How should I choose MiF?

I am going to graduate this Summer with a bachelor's in economics from an Italian university.

I am preparing my applications to start a master's degree in finance or in management next year, but I really do not know how to choose. I have to do a master's because with only my degree it would be impossible to do anything in Italy and in Europe.

I want to do a program that lasts at least 1.5 years, because I don't have much relevant experience, so in this way I can do some internships in the Summer or take a gap year as some schools allow.

For this reasons my top choice is HEC MiM because it's always at the top of all business school rankings and it places well in London, but I am afraid that I would not get admitted. My second choice is ESCP MiM for the same reason and because it looks like an amazing life experience too. 

My other choices are Bocconi MiF, which is considered among the best finance programs in Europe and places amazingly in London, but you have to study too much and also I do not like Milan; LSE MiF, it is an amazing program, but it's just one year and I don't think it's worth the price it asks, also to live in London.

Other schools that seem interesting are St.Gallen, Nova, IE, and ESADE, but I think that they do not place a lot in London, am i right?

What do you think about the finance and strategy program at Sciences Po?

I also know nothing about other UK institutions besides LSE. I considered applying to Oxford MFE, but I heard that it's a program more aimed to the research field.

Do those analysis make any sense? How do you suggest to choose the best program for me? I am kinda lost lmao

It costs almost as much as other important financial cities in Europe, but it offers less things and you get paid half.

Also, everything is centered around nothingness.

Maybe it's just a prejudice that Italians have against Milan lol

Most Helpful

St. Gallen sends some kids to London, but it is definitely at a disadvantage compared to UK programmes. However, all UK programmes are ~9 months (except LBS which can be made 1.5 years if you want), so if that is an issue for you, you may want to rule them out. I don't see why it would necessarily be an issue though. Most people who do 1-year programmes in the UK apply for summer internships upon graduation and strive to receive a full-time offer afterwards. You'd basically be doing the same at a 1.5 year programme, except you'd go back to school for half a year instead of beginning full-time directly upon finishing your internship.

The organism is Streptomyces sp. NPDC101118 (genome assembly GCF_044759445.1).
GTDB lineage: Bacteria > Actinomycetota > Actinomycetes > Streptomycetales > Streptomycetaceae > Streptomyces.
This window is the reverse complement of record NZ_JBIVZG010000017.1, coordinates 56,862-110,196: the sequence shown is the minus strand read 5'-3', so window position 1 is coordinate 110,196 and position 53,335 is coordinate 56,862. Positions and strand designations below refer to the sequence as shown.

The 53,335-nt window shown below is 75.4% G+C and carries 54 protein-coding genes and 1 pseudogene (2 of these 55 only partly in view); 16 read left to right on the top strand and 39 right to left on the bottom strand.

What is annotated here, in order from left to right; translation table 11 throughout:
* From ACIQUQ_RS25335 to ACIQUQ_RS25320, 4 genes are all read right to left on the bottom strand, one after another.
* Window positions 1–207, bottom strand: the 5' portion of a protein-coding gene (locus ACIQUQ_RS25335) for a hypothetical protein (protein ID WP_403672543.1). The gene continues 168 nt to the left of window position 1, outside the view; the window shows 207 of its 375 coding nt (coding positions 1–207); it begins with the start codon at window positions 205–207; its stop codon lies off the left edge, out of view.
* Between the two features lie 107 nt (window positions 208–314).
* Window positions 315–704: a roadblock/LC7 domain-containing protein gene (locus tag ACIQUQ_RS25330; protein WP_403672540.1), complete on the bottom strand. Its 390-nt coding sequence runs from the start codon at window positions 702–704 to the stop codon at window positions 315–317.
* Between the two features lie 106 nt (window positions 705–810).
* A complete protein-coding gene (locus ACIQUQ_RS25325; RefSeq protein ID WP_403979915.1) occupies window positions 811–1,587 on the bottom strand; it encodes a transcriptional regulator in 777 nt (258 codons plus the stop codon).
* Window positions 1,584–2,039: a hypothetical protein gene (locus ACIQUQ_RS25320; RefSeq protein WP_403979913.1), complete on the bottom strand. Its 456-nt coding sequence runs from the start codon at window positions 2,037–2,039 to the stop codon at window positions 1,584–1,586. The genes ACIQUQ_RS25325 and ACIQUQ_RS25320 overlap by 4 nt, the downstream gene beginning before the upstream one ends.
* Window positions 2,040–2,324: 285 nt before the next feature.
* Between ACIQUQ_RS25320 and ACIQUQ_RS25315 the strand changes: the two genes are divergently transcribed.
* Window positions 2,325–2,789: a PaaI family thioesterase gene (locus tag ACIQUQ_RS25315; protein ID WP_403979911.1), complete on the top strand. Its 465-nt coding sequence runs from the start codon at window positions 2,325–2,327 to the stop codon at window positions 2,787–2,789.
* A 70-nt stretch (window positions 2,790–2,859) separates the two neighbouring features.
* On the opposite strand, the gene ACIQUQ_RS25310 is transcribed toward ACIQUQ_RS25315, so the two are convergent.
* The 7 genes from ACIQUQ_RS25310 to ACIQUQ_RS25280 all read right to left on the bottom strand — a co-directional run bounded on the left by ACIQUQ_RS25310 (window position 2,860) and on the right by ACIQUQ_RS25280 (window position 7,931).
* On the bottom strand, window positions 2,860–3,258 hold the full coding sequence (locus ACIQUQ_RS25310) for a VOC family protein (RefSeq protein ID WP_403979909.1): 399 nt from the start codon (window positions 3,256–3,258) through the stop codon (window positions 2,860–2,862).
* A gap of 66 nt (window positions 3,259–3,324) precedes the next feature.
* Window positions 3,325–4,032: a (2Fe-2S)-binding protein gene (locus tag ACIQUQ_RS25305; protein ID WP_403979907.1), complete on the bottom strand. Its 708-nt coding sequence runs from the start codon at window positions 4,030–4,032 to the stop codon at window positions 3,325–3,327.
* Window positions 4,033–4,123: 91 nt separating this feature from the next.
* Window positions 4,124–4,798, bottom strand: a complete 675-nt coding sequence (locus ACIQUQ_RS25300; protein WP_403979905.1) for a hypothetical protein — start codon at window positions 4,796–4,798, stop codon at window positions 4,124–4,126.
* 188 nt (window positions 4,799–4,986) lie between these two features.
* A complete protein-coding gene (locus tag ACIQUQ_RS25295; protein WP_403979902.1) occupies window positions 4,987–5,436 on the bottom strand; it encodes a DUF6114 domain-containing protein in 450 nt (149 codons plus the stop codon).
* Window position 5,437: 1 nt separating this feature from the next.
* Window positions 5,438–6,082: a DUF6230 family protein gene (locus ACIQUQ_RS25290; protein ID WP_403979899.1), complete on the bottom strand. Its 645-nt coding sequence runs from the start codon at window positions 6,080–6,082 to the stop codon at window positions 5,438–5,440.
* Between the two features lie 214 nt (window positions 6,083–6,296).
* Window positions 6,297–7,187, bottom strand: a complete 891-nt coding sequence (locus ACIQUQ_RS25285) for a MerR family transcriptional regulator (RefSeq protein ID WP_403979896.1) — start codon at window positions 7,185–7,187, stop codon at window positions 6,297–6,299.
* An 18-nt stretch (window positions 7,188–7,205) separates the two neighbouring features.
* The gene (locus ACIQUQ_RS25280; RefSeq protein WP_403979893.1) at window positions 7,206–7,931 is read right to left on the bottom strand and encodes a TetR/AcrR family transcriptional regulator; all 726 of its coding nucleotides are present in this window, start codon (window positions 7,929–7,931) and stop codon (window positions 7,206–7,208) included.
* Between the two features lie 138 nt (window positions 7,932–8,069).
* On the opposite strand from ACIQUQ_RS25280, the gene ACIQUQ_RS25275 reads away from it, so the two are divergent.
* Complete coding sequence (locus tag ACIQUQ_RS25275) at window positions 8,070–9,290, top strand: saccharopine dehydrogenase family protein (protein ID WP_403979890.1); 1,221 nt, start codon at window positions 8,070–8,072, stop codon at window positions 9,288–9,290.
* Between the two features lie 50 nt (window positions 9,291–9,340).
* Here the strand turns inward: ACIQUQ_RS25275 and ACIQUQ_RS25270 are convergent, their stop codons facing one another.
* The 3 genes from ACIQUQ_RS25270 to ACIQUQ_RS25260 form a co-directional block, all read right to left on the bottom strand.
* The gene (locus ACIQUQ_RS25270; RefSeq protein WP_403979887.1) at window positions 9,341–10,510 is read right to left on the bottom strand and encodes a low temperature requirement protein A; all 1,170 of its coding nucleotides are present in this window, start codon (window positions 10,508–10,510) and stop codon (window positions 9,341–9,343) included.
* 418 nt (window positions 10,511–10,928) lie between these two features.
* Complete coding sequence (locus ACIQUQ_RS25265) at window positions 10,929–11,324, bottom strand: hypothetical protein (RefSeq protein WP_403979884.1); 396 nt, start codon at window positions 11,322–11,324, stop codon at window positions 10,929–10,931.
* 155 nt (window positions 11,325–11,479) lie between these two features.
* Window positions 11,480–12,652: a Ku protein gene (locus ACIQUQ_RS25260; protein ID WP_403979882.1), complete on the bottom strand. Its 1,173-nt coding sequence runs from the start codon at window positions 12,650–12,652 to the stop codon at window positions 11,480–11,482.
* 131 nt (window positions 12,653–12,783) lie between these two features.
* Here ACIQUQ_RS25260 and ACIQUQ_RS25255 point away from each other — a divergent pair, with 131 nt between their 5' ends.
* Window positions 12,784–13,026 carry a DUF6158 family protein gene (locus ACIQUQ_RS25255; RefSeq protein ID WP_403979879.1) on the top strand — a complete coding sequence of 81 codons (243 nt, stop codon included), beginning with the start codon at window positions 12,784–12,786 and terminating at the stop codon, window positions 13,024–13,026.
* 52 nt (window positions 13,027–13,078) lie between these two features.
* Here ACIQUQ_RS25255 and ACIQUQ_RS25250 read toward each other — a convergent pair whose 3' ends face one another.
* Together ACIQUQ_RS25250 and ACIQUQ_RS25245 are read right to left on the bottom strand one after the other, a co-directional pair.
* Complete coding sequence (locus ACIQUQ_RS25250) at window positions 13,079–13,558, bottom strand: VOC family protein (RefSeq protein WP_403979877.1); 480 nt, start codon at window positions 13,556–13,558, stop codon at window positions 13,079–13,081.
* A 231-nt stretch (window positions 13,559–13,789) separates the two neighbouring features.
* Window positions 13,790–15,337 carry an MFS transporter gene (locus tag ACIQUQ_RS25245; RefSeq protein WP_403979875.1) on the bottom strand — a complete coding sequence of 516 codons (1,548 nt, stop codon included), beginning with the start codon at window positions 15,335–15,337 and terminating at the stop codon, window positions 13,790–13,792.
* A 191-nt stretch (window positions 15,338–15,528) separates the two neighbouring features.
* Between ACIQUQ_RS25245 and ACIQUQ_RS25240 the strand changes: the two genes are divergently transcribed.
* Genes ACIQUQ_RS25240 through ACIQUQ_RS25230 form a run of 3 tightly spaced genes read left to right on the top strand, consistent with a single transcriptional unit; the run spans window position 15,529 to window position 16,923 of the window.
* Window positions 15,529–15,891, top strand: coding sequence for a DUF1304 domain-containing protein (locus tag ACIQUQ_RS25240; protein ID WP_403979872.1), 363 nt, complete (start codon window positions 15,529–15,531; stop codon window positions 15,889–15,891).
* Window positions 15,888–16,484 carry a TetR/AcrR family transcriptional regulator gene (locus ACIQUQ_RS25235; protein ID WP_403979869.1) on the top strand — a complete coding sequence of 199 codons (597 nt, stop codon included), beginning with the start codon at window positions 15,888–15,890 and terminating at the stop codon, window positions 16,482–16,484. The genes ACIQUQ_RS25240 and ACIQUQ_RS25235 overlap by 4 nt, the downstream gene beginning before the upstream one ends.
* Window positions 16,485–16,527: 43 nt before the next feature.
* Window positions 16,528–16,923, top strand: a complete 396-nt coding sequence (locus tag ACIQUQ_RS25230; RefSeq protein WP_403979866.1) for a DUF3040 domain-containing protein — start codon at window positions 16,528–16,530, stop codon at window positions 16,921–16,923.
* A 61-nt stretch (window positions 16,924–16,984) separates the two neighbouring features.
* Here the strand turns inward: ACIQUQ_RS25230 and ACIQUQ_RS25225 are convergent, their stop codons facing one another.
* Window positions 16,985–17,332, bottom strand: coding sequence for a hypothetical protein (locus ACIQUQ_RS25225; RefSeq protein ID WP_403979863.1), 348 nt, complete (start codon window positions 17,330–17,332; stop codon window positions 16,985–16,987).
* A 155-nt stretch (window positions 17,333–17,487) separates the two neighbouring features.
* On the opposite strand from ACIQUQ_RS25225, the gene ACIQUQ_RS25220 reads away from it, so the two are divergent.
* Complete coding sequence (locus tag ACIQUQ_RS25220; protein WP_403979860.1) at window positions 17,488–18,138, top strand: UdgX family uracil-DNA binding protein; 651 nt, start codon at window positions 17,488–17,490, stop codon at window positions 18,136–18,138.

In the UK (and Europe for that matter), the top finance masters are Oxford MFE, LSE MSc Finance and LBS MFA (HEC MiF is on par with LBS MFA, if we include France). Also, Oxford MFE is a very academic and demanding programme, but it is not aimed at people who want to go into research. It is probably the most selective masters in finance there is, and has some of the best placement in IB, consulting and PE. If you think you have a shot, I would definitely apply. No offense though, but if you don't think you'll get admitted to HEC MiM these schools are likely out of your league.

You could also look at Imperial MSc Finance, which is tier 2 compared to the above-mentioned programmes, but still a decent option imo - would put it above St. Gallen. I would probably avoid Sciences Po. They're a good politics school. Bocconi is also above St. Gallen imo, but not by much. Doesn't hurt to apply to Bocconi as well, if you think you have a shot.

 Best for london is LBS and LSE. You can try HEC also good but more oriented towards paris. Bocconi can place in London but it will be much harder than the before mentioned shcools. St Gallen is pretty much same level than Bocconi... Some might even say better but then depends on what languages you speak...

Would disagree. Best for London is MIT (despite being in the US a lot of the MIT kids who want to break into London, like Europeans who only went to MIT for masters, are successful) and Oxford. LSE and LBS are closely behind. There may be more LSE and LBS kids in absolute numbers, but thats just bcs they have a ton of different programmes, leading to a lot of applicants from these schools. 

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